Labour Day weekend in 1981 I was eight and a half months pregnant. A Farmer’s Market was going to open that fall for a trial run and in spite of being the size of a giant watermelon, I decided to support the venture. On opening day, I trotted off to market with 60 jars of chow chow, dill pickles and spiced beets. Much to my surprise, an hour after the market opened, I was sold out.
On my way home, I bought ten cases of jars, cleaned out my garden (and my neighbour’s.) The following Saturday, I sold out again. Did I dare double the ante? Before I worked out the pros and cons, I was driving home with 20 cases of jars. Only I had no idea where the produce was going to come from.
Meanwhile, son Luke popped into the world September 26th. A few days after I returned home from the hospital, I called farms, roadside stands and wholesalers and rounded up more produce. In between feedings I pickled like a mad woman. On Thanksgiving weekend, I returned to the Farmer’s Market, with 20 cases of pickles and Luke ensconced in a Snuggly. Fast-forward a couple of years and I was producing over 5,000 jars a season to sell at the Yarmouth Farmer’s Market.
Although we stopped commercial production many moons ago, to this day, I love the process. The smells are heady and smack of tradition and goodness. And there’s something cathartic about making pickles, don’t you think?
Of course pickling’s been around since the dawn of time. Cleopatra credited her beauty to eating lots of pickles. And Julius Caesar — believing that pickles increased physical, mental and spiritual prowess — fed pickles to his warriors.
I find it painful to chomp on a store-bought dill pickle — and running out of home made chow-chow would be classified as a mortal sin in my household.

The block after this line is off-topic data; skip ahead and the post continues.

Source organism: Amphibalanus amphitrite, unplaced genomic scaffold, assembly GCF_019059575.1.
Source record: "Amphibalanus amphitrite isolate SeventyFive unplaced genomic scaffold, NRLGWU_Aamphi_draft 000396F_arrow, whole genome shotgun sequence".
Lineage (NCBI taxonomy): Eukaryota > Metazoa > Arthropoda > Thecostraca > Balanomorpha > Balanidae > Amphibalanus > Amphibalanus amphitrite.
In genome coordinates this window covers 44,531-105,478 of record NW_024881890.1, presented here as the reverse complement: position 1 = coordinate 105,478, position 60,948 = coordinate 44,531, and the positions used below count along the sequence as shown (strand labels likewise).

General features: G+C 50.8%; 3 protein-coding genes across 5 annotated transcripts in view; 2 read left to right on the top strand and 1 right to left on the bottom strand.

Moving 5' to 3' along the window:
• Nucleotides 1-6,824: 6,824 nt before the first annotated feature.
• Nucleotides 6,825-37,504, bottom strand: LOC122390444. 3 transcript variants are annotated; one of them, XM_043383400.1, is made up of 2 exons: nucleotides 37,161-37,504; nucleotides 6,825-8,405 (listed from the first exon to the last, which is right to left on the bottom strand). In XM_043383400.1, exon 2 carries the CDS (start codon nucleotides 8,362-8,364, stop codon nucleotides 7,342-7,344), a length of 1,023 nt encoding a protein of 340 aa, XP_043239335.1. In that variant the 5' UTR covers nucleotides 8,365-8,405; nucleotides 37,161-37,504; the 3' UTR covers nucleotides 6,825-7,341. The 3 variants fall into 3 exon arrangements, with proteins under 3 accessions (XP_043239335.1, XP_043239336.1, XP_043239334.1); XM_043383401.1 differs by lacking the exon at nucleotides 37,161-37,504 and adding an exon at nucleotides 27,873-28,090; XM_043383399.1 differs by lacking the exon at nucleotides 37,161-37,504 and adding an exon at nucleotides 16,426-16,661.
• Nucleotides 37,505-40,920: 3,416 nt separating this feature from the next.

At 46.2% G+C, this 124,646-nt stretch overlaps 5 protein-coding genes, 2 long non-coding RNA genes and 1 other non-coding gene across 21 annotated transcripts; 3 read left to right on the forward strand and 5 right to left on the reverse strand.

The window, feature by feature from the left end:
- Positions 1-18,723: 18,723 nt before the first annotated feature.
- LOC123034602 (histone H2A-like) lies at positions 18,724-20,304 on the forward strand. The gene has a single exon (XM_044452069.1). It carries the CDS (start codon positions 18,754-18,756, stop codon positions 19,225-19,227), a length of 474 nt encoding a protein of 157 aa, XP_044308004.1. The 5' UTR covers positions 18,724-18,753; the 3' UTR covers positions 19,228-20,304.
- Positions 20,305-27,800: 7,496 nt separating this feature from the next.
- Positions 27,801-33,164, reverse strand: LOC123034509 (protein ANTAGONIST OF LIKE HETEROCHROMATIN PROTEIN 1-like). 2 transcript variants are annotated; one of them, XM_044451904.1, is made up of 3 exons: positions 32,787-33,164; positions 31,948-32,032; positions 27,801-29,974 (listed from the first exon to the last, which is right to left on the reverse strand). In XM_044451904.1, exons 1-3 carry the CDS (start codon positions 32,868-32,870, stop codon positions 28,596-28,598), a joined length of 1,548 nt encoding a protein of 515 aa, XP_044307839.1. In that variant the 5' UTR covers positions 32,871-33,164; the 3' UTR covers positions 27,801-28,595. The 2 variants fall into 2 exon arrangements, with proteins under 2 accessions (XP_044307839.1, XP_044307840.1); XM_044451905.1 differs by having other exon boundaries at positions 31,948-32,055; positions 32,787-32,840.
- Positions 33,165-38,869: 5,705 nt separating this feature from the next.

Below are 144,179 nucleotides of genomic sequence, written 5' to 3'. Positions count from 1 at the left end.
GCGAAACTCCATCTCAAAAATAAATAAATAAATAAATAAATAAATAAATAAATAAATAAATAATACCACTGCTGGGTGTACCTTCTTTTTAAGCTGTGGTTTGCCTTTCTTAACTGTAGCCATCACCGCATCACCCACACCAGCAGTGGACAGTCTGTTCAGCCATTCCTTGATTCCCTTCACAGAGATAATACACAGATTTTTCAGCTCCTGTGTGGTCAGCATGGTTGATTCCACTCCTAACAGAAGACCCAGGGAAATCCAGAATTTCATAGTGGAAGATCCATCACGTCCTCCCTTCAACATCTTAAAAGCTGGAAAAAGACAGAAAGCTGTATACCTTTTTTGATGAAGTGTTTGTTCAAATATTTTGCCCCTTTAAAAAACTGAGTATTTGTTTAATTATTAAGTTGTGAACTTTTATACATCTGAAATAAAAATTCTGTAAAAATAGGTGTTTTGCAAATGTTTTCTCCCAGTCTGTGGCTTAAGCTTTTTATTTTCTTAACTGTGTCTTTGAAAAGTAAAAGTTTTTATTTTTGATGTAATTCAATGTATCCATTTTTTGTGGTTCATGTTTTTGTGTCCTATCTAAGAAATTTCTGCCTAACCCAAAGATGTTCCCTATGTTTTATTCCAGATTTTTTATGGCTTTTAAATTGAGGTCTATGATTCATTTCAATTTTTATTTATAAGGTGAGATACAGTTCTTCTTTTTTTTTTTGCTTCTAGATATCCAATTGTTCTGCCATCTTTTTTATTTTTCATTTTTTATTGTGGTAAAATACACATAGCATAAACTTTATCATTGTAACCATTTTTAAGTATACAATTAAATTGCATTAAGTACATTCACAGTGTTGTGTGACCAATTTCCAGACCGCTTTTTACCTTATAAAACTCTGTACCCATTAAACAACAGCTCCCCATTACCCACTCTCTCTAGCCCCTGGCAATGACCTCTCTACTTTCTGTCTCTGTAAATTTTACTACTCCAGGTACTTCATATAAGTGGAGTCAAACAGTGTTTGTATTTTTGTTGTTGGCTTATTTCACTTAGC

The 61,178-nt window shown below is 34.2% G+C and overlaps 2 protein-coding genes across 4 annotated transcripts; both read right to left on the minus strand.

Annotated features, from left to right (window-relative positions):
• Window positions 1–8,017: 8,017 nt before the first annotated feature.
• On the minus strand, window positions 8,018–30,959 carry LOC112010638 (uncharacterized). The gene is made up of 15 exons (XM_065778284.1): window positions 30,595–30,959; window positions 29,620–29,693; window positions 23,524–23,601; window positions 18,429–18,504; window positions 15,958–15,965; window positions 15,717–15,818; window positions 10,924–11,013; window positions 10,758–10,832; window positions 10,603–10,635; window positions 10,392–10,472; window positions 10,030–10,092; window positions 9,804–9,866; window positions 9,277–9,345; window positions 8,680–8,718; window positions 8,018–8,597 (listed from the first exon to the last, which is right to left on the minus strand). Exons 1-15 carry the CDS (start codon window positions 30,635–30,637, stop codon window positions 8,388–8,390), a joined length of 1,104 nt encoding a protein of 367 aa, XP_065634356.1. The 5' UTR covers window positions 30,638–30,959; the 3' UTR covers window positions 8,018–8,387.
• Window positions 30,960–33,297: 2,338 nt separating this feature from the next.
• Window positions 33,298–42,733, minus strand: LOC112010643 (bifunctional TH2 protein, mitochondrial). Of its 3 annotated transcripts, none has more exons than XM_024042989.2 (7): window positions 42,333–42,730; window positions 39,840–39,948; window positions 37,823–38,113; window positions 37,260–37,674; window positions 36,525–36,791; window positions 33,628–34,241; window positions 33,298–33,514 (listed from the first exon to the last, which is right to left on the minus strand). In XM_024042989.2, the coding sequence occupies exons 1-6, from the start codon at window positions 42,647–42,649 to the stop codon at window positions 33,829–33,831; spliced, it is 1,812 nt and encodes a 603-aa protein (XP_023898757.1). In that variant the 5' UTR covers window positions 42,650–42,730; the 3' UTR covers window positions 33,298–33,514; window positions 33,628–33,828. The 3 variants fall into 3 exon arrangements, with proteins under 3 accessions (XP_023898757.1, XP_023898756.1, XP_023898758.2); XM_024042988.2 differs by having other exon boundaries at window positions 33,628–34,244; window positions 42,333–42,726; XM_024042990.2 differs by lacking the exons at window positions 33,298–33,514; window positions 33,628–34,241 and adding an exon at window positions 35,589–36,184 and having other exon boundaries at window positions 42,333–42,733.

Here are my favourite recipes. Go ahead — give them a try and let me know how you make out. If you have time, send me your favourite pickle recipe!
PS: The last recipe is quite strange as it requires no cooking. Bonus: It’s easy and safe for kids to make.
Sandra’s Chow Chow
Slice 15 lbs. of green tomatoes (around 50) and 10 onions. Place in a big bucket. Add 3/4 cup of coarse salt and let stand overnight. Rinse and drain well.
Add: 4-6 C white vinegar, 8-10 C sugar, pickling spice bag.
Bring to a boil. Reduce heat and simmer one hour, then remove spice bag.
Dissolve 1/2 C cornstarch, 2 tsp. dry mustard, 2 tsp. curry, 2 tsp. turmeric in a little vinegar. Slowly stir into green tomato and onion mixture. Simmer for another 10 minutes. Stir often. Bottle hot.
10 cukes, 1 cauliflower, 6 onions, 1 red pepper, 1 green pepper, 1 celery, 1 cabbage.
Cut above vegetables in small chunks. (Size of a dime.) Add 4 handfuls of salt, cover with water, and set overnight. Drain well.
Add paste made of: 6 C vinegar, 7 C sugar, 1 1/2 C flour, 2 Tbsp. turmeric, 1/2 C dry mustard, 6 Tbsp. mustard seed, 4 Tbsp. celery seed.
Cook just until ingredients start to boil. Stir often. Bottle hot.
Wash a basket of small cukes. Set in water loaded with ice cubes for 2 to 3 hours. Drain and pat dry. Pack in quart jars. To each jar, add: 1/8 tsp. alum, 2 cloves of garlic, 2 Tbsp. dry dill seed or one head of fresh dill weed. (Note: alum helps to keep the dills crunchy, but optional.)
Boil the following for 5 minutes: 1 quart of cider vinegar, 2 quarts of water, 1/3 cup of coarse salt.
Pour boiling liquid over cukes. Seal.
This wacky recipe resembles a Bread and Butter pickle. I didn’t make these to sell, but I’ve always loved this recipe. You can also make it in the dead of winter with English cucumbers. It’s hard to believe you can freeze a cucumber and have it come out so crunchy!
Thinly slice slender cukes until you have 6 cups. Add 2 large onions—sliced thin and 2 Tbsp. table salt. Mix and let stand 3 hours. Rinse then drain well.
Dissolve 3 C white sugar in 2 C white vinegar. Pour over cukes and onions. Stir. Put into plastic containers and freeze.
All photos @ Sandra Phinney
“Dill Pickles” and “Chow Chow”